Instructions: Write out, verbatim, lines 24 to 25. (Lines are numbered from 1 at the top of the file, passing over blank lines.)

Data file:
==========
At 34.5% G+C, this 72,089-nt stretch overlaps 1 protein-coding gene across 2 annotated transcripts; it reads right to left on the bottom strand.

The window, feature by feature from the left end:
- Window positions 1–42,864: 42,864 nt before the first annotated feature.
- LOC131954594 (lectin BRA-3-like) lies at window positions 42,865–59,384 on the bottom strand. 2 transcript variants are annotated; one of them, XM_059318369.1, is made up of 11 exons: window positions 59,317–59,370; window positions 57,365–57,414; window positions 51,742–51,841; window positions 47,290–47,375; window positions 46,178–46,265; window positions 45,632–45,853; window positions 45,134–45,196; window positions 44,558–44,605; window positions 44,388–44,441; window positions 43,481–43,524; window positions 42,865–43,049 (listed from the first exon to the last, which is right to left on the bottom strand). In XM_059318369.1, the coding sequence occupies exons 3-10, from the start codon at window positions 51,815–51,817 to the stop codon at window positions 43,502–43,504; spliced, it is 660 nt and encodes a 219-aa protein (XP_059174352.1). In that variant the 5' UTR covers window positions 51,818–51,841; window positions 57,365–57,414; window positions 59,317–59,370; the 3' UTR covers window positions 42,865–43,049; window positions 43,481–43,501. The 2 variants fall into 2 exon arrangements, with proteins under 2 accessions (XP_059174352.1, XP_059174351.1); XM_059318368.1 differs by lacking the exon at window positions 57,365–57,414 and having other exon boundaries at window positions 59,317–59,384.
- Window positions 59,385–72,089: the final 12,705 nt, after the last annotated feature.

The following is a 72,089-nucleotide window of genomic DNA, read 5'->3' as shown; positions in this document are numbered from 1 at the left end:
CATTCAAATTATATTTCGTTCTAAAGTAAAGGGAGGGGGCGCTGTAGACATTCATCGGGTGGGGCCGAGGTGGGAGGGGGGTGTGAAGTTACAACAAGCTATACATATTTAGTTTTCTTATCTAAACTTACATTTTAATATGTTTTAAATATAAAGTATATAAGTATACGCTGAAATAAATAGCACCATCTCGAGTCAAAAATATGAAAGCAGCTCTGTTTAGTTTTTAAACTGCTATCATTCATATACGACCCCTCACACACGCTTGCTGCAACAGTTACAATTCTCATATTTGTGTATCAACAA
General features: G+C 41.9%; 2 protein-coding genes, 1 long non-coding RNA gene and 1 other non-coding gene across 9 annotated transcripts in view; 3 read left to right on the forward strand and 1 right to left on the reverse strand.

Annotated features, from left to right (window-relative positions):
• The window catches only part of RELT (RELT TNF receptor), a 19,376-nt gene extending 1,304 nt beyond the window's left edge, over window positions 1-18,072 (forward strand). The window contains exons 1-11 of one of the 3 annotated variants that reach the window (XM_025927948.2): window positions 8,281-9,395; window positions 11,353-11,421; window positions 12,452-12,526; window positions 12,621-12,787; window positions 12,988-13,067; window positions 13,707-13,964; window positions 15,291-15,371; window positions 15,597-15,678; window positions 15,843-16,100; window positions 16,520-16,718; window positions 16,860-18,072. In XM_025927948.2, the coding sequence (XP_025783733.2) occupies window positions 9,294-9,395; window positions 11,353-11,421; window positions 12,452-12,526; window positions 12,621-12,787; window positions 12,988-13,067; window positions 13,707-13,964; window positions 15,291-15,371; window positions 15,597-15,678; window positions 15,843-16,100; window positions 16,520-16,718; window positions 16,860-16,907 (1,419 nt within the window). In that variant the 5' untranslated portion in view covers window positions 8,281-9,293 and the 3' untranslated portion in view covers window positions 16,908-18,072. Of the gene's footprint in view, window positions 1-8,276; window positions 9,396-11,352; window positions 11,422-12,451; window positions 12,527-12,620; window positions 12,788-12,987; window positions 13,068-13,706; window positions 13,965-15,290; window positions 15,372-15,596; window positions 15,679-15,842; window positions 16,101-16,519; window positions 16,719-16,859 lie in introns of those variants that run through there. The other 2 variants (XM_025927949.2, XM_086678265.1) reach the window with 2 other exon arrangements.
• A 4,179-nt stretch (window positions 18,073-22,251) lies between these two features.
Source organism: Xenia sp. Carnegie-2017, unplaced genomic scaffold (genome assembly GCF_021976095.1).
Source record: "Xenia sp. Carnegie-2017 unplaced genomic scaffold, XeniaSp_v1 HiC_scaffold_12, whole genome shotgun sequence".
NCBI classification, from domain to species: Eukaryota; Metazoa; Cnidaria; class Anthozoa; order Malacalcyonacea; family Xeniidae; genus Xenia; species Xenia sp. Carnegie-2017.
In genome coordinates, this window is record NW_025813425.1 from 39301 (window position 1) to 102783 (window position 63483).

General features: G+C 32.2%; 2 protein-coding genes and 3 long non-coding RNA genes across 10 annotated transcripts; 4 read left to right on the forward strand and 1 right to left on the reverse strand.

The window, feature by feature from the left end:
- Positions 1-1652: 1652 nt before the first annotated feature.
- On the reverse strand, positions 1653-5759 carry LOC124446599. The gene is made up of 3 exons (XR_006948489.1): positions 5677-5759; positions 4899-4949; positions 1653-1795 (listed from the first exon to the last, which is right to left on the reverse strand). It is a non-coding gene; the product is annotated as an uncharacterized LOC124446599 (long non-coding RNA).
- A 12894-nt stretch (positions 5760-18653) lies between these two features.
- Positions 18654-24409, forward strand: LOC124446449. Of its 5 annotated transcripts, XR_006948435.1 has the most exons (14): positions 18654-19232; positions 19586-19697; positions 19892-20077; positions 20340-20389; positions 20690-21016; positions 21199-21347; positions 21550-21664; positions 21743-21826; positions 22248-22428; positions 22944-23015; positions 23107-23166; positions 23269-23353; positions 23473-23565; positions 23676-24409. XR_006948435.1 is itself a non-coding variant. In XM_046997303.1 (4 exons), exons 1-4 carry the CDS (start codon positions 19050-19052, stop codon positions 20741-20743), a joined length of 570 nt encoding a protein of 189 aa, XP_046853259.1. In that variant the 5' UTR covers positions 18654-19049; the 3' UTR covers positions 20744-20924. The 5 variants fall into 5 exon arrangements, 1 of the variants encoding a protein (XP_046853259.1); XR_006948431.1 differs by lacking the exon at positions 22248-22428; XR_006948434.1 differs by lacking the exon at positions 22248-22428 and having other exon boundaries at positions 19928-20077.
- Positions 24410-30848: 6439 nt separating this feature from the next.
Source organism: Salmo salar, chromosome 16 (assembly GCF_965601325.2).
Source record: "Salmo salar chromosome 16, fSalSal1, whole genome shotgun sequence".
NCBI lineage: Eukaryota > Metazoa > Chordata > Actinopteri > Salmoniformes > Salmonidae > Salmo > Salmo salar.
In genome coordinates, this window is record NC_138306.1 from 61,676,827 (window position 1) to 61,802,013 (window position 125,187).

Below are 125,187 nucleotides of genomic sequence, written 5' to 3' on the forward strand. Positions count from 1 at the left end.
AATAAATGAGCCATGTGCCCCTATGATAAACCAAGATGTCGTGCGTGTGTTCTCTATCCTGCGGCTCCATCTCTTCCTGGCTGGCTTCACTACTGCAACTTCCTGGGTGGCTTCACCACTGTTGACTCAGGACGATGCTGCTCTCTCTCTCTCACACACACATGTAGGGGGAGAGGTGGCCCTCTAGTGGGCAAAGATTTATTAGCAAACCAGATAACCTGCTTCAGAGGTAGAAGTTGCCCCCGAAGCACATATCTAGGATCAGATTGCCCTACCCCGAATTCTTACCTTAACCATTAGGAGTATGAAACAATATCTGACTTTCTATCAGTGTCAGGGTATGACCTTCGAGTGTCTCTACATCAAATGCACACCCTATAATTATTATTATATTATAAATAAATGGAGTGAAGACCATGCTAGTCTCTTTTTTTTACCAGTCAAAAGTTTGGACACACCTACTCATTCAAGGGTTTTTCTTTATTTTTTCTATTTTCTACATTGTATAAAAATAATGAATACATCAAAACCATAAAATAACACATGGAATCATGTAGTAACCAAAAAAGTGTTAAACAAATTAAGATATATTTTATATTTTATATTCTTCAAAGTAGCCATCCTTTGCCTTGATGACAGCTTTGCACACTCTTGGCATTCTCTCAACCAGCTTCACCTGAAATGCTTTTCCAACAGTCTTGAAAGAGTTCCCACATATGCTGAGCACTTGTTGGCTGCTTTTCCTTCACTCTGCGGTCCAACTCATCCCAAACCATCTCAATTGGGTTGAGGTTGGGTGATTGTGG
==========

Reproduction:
Source record: "Salmo salar chromosome 16, fSalSal1, whole genome shotgun sequence".
NCBI lineage: Eukaryota > Metazoa > Chordata > Actinopteri > Salmoniformes > Salmonidae > Salmo > Salmo salar.